Science 3 min read

Fluke Experiment Confirms Efficacy of Espresso in Treating Dyskinesia

Parents of a French boy suffering from a rare genetic muscular disorder accidentally proved the efficacy of espresso in treating his disease.

Image Credit: Pixabay

Image Credit: Pixabay

Coffee is a basic necessity for a lot of people. Almost 150 million Americans drink cappuccino, espresso, latte, or iced/cold coffees every single day.

But for an 11-years-old boy living in France, it’s more than a morning beverage. He depends on two shots of espresso every day to keep his rare genetic muscular disorder at bay.

One day, his parents purchased decaffeinated capsules – rather than his usual – and his condition got worse. The young boy entered a fit of uncontrollable and painful muscle spasm.

After four days of agony and several trips to the hospital, the parents finally realized their mistake. They put the boy on his usual caffeinated brew again, and the symptoms subsided.

Speaking on the disease afflicting his patient, doctor at Pitie-Salpetriere Hospital in Paris and lead author of a study, Emmanuel Flamand-Roze said:

“It’s one of those amazing cases of serendipity that dot the history of medicine.”

How could two shots of espressos suppress a muscular disorder, you ask?

Two Shots of Espresso as Treatment For Dyskinesia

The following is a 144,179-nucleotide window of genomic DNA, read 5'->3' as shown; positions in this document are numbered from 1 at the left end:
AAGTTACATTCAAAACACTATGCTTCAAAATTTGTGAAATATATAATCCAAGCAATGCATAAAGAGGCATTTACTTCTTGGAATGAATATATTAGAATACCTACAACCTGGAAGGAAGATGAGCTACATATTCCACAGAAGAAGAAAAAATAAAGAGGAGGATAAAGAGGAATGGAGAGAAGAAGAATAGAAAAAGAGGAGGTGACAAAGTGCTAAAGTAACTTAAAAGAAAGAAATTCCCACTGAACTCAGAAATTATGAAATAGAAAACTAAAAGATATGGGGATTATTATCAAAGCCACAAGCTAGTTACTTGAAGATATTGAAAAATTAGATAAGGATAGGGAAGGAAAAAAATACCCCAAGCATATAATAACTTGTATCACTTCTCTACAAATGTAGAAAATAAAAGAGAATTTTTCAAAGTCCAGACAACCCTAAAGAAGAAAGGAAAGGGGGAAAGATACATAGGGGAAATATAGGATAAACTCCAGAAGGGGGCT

In a statement to AFP, Flamand-Roze said the parents had unintentionally performed what scientist called a double-blind placebo experiment.

It’s a rigorous test that helps researchers confirm if a treatment or drug actually works. As you may have guessed, they call it a “double-blind” because neither the patient nor the person administering the medication knows if the medicine is real or fake.

By accidentally giving the boy decaffeinated coffee, the parents inadvertently proved the efficacy of caffeine as a treatment for dyskinesia.

Dyskinesia is a family of disorders characterized by violent, involuntary muscle movements. In the boy’s case, the disease was caused by a mutation in the ADCY5 gene.

Flamand-Roze explained:

“The arms, legs, and face all move wildly. This child couldn’t ride a bike, walk home from school, write with a pencil—a seizure-like crisis could strike at any time.”

In its normal state, the gene provides instructions for making enzymes that regulate muscle contraction. With the mutation, the process is disrupted, and caffeine becomes necessary to restore it.

For so long, health experts have held the belief that strong coffee could quell the muscle spasms in ADCY5-related dyskinesia. However, the condition is so rare that they’ve never been able to get enough participants to experiment.

Besides, such an experiment would raise ethical issues. The researchers have to administer a fake treatment to a group of participants, which could cause severe discomfort.

As a result, no one had been able to act on the suspicions until now.

About ADCY5-Related Dyskinesia

ADCY5-related dyskinesia is challenging to spot. Health professionals have diagnosed only about 400 people with the disease, and its prevalence is still unknown.

One reason the disorder is underdiagnosed could be because of its resemblance to other conditions. Doctors often mistake it for cerebral palsy or epilepsy.

Symptoms of ADCY5-related dyskinesia typically include twitches and tremors, sudden jerks, as well as writhing.

Read More: Coffee Not As Bad For Heart as Previously Thought

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Sumbo Bello

Sumbo Bello is a creative writer who enjoys creating data-driven content for news sites. In his spare time, he plays basketball and listens to Coldplay.

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